The proverbial backbone: having the courage to speak and listen openly to others
Tomorrow morning Grace and I are leaving at the crack of dawn (she doesn’t know this yet) and drive two hours west. We’re going to meet a dog chiropractor and have her evaluate Grace.
Mind you, I’m not even sure what, if anything is wrong with Grace. I know most people would (and will) think this is excessive. Some people don’t even go to their family doc on a regular basis—much less take their dog to a chiropractor who lives two states away. At least most dog owners I know.
It was the recommendation of someone who I really trust that moved me to action. Someone who has a wealth of knowledge and experience with dogs, and she felt there was something physical going on with Grace when she saw her.
When I tell people, I get a mixture of responses. Some are supportive and encouraging. Before I even scheduled the appointment, I asked my husband if he thought I was crazy for pursuing this. He said he didn’t, but he wants to make sure that we have some realistic plan of action around it.
But most of the responses have been similar. There is a quiet pause, as if to collect their thoughts on how to respond tactfully about something that think is a little (maybe a lot!) ‘out-there.’ “Oh, how interesting….”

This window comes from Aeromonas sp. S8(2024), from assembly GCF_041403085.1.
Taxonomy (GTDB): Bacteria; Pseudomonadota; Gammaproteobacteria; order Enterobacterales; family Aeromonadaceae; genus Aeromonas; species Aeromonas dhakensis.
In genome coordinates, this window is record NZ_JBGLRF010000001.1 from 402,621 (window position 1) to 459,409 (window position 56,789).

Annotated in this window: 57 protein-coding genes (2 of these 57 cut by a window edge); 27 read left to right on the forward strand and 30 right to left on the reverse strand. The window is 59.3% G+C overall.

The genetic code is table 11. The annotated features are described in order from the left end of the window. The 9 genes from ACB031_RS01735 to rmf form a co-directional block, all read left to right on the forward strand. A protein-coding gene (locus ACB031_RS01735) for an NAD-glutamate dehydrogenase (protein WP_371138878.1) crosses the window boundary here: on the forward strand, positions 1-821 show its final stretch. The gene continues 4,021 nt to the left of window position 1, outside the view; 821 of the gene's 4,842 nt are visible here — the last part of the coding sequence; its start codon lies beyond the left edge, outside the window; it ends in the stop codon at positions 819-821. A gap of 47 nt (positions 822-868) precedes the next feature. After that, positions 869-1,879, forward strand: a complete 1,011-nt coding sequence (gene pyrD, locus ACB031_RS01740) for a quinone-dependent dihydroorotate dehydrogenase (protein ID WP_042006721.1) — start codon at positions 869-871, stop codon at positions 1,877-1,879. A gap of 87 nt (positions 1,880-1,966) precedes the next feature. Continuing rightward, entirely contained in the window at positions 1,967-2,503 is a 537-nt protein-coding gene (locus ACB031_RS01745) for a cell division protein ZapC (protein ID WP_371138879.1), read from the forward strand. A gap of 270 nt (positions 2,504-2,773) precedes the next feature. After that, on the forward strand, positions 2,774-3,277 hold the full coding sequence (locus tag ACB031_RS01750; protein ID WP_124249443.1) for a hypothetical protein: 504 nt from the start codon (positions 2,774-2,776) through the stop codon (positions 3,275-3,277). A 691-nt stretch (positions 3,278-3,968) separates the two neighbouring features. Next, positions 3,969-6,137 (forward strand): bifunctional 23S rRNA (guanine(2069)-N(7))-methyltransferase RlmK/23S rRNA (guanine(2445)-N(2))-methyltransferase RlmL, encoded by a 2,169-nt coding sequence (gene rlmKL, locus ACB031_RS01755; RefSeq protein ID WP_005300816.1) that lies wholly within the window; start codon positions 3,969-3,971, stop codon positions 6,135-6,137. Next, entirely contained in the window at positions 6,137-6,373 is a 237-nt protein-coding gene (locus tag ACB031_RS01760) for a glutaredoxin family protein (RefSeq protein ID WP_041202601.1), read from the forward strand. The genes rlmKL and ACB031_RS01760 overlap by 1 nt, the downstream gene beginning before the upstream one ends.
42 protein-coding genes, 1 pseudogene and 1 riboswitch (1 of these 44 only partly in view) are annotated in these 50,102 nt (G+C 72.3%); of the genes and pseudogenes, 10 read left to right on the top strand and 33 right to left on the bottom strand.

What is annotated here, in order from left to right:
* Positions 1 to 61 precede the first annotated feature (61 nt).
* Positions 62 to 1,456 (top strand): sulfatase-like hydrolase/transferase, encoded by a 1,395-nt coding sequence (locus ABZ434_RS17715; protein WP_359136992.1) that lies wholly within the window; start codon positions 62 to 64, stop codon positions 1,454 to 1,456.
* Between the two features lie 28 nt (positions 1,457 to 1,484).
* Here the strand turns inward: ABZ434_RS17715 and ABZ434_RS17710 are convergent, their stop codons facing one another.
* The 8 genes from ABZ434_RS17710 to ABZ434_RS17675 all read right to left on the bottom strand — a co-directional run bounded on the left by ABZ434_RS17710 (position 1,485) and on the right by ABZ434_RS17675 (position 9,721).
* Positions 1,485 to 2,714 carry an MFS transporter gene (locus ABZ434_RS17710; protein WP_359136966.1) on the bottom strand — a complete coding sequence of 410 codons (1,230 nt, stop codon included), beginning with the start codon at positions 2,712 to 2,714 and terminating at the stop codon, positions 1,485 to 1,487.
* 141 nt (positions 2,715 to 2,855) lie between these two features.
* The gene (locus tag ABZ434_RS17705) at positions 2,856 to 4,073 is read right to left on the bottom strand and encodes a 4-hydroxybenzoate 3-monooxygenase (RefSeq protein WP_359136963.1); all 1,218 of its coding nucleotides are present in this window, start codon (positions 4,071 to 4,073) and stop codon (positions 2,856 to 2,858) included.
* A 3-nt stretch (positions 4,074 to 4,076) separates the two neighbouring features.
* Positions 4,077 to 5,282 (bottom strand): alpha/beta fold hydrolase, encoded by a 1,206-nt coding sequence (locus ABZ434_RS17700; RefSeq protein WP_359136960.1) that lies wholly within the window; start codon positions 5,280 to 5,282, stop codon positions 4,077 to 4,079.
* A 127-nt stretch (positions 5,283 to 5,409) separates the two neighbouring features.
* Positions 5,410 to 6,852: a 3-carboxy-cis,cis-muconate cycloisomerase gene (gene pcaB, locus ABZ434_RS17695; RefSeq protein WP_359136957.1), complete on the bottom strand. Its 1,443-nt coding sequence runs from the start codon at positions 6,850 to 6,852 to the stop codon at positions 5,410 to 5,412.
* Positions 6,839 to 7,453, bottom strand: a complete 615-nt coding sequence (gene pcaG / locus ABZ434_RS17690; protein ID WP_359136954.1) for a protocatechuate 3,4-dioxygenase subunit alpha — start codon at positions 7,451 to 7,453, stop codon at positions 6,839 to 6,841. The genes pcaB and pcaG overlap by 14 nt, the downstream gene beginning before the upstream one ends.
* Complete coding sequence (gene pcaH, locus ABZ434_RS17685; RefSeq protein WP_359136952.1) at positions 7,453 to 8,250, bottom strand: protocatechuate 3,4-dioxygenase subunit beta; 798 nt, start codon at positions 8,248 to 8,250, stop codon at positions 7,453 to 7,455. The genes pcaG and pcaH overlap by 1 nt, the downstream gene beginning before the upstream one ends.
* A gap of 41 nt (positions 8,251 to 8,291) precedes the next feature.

It reminds me how people in the workplace stop or soften their actions because they others may snicker at them. Voicing an opinion or taking action that others might not see in a similar light can be difficult. And even for those who have no problem making a tough decision and sticking by it, it still takes energy and resolve to move forward even with subtle resistance.
All of us need to be able to voice our opinion, whether we agree with something or not. I’m not suggesting that anyone sugar-coat a response just to go along. I think it’s so important that you offer your honest belief, voiced in a respectful way. Having all the data points helps you make a better decision.
I’m really quite excited to have this experience with Grace tomorrow. I’m looking forward to learning something more about Grace and hopefully discover ways I can help her. When I report back, I hope you tell me what you really think about it.